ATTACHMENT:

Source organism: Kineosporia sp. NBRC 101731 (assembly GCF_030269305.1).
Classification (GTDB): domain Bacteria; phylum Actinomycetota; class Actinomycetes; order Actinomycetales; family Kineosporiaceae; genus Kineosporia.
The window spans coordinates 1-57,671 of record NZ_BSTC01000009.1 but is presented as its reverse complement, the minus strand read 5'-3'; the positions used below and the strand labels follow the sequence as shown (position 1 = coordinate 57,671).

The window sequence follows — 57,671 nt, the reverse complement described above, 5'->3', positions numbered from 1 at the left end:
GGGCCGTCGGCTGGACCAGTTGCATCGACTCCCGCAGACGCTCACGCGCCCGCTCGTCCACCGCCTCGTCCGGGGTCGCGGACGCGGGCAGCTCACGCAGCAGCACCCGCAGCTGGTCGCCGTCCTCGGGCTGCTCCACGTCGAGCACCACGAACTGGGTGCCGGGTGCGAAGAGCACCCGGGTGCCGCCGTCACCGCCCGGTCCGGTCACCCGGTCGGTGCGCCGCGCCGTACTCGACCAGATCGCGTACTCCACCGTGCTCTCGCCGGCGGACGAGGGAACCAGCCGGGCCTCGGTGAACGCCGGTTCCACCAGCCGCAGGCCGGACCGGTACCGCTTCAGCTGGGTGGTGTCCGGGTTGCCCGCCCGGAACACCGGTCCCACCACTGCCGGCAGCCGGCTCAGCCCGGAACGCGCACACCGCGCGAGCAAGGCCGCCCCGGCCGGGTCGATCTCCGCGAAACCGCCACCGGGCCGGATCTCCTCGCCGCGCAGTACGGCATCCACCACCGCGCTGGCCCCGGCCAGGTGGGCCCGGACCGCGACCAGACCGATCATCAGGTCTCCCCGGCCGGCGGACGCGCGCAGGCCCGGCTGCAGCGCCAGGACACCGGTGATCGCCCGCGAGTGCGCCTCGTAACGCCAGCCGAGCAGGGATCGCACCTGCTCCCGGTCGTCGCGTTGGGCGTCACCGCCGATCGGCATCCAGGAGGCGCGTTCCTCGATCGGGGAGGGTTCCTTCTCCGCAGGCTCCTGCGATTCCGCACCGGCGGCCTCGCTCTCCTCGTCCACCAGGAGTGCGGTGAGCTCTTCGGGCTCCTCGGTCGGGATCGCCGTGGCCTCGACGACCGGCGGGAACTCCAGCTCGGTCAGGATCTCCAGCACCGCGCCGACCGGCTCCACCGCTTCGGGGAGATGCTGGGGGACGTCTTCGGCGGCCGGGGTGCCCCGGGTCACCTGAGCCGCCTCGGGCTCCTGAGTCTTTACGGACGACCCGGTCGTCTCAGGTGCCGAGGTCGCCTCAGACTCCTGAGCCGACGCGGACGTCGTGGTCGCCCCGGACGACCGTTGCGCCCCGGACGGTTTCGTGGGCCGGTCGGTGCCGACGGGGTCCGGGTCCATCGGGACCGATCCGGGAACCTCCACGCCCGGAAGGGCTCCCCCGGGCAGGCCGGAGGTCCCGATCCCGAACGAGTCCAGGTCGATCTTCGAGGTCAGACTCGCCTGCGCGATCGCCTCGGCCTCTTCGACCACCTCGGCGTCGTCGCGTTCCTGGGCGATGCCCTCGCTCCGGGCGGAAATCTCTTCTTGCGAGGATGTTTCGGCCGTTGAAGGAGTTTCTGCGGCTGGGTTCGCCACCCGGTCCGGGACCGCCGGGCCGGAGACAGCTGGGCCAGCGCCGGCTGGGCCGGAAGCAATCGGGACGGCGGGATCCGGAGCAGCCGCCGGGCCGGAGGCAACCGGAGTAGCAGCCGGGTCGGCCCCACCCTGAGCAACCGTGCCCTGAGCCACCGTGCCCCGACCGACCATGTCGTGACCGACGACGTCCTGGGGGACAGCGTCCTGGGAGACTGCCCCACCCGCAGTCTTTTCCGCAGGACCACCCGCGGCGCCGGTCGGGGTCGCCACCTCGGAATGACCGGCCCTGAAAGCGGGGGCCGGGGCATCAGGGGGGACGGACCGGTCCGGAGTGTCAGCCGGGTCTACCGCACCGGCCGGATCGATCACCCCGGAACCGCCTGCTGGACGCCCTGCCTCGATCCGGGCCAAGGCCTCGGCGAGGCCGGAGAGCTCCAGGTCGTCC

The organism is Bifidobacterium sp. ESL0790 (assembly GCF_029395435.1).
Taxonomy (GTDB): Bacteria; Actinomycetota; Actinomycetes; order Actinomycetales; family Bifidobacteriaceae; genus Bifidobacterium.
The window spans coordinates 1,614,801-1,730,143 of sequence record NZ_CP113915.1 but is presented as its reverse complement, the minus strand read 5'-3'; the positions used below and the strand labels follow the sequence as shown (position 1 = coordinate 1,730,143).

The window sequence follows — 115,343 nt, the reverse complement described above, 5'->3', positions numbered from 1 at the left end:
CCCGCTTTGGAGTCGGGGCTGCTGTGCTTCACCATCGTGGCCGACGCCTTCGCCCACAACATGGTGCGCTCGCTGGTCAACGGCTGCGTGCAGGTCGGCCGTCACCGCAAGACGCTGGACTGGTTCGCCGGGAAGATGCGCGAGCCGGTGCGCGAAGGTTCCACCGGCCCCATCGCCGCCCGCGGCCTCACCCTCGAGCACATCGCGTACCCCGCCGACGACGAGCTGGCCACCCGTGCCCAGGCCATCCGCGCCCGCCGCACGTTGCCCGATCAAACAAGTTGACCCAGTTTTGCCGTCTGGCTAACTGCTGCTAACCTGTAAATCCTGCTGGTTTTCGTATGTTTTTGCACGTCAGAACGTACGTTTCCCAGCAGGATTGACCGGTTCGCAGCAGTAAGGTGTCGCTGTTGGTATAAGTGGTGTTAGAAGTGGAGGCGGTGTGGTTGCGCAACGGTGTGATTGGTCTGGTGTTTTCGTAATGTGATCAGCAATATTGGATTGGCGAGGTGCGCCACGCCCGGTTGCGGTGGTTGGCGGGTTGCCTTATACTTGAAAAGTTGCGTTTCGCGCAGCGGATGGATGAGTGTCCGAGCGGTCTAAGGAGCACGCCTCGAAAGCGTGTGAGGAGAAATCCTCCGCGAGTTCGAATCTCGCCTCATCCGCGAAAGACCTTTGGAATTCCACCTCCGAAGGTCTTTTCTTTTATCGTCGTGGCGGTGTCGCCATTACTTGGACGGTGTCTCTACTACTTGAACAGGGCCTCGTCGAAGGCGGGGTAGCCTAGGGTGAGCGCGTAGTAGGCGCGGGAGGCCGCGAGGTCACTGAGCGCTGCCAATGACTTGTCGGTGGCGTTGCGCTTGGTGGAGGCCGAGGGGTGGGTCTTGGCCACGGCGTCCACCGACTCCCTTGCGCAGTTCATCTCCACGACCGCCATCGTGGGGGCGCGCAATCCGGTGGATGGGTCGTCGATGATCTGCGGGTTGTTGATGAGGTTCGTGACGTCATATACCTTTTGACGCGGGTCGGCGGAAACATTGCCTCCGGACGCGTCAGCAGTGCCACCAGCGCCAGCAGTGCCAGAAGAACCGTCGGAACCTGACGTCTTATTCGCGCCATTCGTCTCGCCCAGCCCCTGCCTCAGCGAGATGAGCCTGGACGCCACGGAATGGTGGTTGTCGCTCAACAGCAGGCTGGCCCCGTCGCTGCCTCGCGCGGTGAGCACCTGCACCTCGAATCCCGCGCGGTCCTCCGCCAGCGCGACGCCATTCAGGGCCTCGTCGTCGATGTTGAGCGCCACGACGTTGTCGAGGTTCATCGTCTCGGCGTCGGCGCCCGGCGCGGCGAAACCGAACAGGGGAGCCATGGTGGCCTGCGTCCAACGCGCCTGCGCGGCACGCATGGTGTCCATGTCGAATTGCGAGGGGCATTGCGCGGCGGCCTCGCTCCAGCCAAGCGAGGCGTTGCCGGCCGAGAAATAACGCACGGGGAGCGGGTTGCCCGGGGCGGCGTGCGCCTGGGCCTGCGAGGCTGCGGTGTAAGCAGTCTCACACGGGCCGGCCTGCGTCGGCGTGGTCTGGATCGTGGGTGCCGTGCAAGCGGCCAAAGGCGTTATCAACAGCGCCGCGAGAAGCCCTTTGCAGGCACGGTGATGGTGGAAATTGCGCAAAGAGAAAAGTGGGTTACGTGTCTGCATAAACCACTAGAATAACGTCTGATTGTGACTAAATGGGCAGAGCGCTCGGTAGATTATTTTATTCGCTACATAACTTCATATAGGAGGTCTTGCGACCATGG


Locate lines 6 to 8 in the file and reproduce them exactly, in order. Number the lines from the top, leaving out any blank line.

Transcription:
The organism is Bifidobacterium sp. ESL0790 (assembly GCF_029395435.1).
Taxonomy (GTDB): Bacteria; Actinomycetota; Actinomycetes; order Actinomycetales; family Bifidobacteriaceae; genus Bifidobacterium.
The window spans coordinates 1,614,801-1,730,143 of sequence record NZ_CP113915.1 but is presented as its reverse complement, the minus strand read 5'-3'; the positions used below and the strand labels follow the sequence as shown (position 1 = coordinate 1,730,143).